Trust issues will hold your system back: 5 ways for payers and providers to improve their relationships

Business-to-business trust levels in the healthcare industry rank among the lowest of all industries in the U.S. This may explain why the transition to value-based care delivery is crawling at a snail's pace.

During an Oct. 6 webinar, Brandon Edwards, CEO of healthcare specialist marketing communications agency ReviveHealth, and Dan Prince, president of healthcare research firm Catalyst Healthcare Research, discussed the results of their 10th Annual Trust Index survey, analyzed its findings and gave insight as to why trust matters in a value-based system.

How trust is measured
Researchers at ReviveHealth and Catalyst Healthcare Research developed a unique testing model to measure trust in business-to-business relationships. In 2016, 143 hospital executives and 602 practicing physicians participated in the survey. For the first time, the research firms also extended the survey to 74 health plan executives. In the case of the hospital and health plan executives, respondents were either C-suite executives or play a role in negotiating the managed care contracts that dictate service, delivery and payment models.

To measure trust levels, researchers broke the perception and experience of trust into three fundamental components: reliability, honesty and fairness. Providers and health plans were asked to indicate whether the opposite party could be counted on to:

  • honor commitments
  • represent itself and its intentions accurately and honestly and
  • abstain from routinely taking advantage of their business partner.

Answers were recorded on a five-point scale, from strongly disagree to strongly agree. Hospital executives and practicing physicians were asked questions pertaining to six major national health plans — Humana, Aetna, Cigna, UnitedHealthcare, BlueCross BlueShield, BlueCard and Anthem.

Health plans were asked to indicate their trust of academic medical centers, children's hospitals, for-profit hospitals, large nonprofit hospitals, small nonprofit hospitals, large physician groups and small physician groups.

The sad reality of payer-provider trust
This year's survey findings were dismal, at best. "If this was your child's report card, you would say these scores were failing grades," said Mr. Edwards.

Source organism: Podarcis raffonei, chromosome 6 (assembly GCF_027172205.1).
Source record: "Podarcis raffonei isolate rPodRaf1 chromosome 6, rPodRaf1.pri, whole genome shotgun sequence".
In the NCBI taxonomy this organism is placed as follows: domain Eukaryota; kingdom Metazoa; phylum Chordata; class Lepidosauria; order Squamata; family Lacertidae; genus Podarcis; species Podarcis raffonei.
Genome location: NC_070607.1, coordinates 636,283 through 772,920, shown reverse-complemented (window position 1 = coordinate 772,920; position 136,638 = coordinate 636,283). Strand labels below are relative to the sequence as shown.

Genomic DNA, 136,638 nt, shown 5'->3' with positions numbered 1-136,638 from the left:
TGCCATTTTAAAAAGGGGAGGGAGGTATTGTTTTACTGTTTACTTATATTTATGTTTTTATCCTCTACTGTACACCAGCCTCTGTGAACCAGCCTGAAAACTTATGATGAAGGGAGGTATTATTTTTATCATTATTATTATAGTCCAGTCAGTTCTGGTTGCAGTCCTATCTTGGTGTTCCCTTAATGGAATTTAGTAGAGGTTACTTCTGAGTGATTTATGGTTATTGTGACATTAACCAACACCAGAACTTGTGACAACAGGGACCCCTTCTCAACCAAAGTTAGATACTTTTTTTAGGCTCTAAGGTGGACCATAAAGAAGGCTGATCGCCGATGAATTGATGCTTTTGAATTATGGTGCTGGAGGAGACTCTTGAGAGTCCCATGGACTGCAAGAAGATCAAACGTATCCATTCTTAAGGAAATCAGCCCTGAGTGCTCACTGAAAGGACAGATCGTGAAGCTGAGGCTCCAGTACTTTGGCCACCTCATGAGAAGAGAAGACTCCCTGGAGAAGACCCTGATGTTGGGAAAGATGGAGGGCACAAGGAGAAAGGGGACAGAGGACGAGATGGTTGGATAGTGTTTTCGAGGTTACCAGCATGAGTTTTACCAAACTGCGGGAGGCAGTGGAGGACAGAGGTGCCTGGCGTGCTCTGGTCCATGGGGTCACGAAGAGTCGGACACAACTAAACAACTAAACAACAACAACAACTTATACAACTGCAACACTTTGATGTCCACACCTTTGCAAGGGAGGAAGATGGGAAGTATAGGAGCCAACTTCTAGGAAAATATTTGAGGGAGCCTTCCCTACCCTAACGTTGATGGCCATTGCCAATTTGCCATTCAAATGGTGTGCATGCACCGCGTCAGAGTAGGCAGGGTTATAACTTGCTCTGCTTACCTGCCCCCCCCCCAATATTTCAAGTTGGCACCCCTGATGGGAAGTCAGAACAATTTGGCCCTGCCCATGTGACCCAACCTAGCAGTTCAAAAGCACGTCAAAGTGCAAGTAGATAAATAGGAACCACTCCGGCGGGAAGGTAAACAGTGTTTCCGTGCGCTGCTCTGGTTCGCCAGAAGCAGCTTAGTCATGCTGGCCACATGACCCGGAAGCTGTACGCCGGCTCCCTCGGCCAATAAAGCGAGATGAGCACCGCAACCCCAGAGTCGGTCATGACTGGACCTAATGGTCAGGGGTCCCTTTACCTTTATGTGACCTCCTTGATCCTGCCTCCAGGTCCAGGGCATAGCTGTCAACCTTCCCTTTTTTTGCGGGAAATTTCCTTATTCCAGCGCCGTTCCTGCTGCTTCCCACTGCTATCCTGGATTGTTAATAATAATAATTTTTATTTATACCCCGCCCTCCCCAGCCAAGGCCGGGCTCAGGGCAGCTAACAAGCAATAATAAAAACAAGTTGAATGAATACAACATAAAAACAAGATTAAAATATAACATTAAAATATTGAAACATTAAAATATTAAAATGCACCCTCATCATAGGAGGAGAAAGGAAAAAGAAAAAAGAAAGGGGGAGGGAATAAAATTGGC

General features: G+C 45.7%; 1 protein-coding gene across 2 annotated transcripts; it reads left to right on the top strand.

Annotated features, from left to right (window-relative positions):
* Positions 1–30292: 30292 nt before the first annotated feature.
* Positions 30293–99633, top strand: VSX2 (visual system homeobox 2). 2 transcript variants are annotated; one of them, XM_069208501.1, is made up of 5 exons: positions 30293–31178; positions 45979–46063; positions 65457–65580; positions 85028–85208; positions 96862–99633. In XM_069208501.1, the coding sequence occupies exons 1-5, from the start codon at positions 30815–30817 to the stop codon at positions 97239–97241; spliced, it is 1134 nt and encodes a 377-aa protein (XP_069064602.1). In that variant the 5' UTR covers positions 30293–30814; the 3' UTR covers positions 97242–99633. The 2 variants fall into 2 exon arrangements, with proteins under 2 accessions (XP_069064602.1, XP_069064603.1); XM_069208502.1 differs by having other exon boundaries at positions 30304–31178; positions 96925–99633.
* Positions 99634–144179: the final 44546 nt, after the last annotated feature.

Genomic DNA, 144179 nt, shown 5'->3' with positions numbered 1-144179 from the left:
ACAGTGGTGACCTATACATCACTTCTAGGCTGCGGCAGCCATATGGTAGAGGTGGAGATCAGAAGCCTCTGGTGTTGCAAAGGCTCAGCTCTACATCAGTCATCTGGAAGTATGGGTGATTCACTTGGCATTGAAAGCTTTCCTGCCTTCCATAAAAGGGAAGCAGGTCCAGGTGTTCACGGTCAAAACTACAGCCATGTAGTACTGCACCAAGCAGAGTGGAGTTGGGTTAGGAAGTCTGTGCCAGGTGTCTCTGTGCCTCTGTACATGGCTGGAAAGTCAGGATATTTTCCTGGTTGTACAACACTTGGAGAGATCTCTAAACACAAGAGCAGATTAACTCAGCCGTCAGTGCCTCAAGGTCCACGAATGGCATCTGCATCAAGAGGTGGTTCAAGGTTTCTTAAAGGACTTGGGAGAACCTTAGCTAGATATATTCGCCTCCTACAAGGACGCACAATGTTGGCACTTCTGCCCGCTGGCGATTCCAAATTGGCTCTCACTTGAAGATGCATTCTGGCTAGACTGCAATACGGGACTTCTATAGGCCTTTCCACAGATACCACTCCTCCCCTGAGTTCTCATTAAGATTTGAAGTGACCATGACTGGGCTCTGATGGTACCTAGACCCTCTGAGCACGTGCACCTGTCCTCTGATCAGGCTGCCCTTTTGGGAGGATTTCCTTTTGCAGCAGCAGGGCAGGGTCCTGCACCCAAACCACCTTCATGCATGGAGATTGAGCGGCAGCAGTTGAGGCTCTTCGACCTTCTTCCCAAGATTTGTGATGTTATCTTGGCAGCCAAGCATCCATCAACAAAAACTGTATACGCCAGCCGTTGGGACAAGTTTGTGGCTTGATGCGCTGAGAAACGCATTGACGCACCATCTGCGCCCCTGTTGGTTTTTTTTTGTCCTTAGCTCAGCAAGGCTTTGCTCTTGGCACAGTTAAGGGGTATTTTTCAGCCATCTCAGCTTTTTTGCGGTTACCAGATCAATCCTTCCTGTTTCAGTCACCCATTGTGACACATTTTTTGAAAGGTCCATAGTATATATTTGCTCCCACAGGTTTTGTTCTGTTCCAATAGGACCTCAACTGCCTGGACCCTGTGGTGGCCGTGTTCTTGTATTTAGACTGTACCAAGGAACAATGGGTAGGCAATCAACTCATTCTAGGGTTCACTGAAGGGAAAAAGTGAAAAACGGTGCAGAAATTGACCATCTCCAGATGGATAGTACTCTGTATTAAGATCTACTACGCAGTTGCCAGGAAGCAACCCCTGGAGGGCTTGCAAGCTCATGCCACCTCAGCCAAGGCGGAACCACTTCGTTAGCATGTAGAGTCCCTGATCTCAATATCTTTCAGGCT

Hospital system executives' average trust levels in health plans ranged from 40.3 to 63.3 on a scale of 1 to 100. Physicians' average ratings for health plan showed less variability, falling between 52.7 to 57.2. Physicians' reported trust levels were noticeably lower than previous years, said Mr. Prince. "This drop in ratings suggests an intensifying frustration with health plans among physicians," he said.

But health plan executives reported significantly higher levels of trust in hospital systems and physicians than they received from their peers. Average trust ratings of providers ranged between 56.7 and 73.3. Interestingly, small physician groups and children's hospitals led the pack in terms of trust while large for-profit systems brought up the rear.

"Those organizations that are larger, hold market power and have more sophisticated negotiation infrastructures in place health plans perceived as the least trustworthy," said Mr. Edwards. Those organizations that have less market leverage or who may have less sophistication when it comes to negotiating rates appear to be considered the most trustworthy providers, he suggested.

What was most interesting about health plan trust levels in 2016 was the drastic movement of particular plans, said Mr. Edwards. Aetna, an insurer that has historically done well in the index, recorded the single largest increase in trust levels in any one year since the index was implemented. Blue Cross Blue Shield plans, another historically well regarded insurer, recorded the largest decrease in trust levels in any one year. This suggests Aetna dramatically changed how it approached and engaged providers, said Mr. Prince.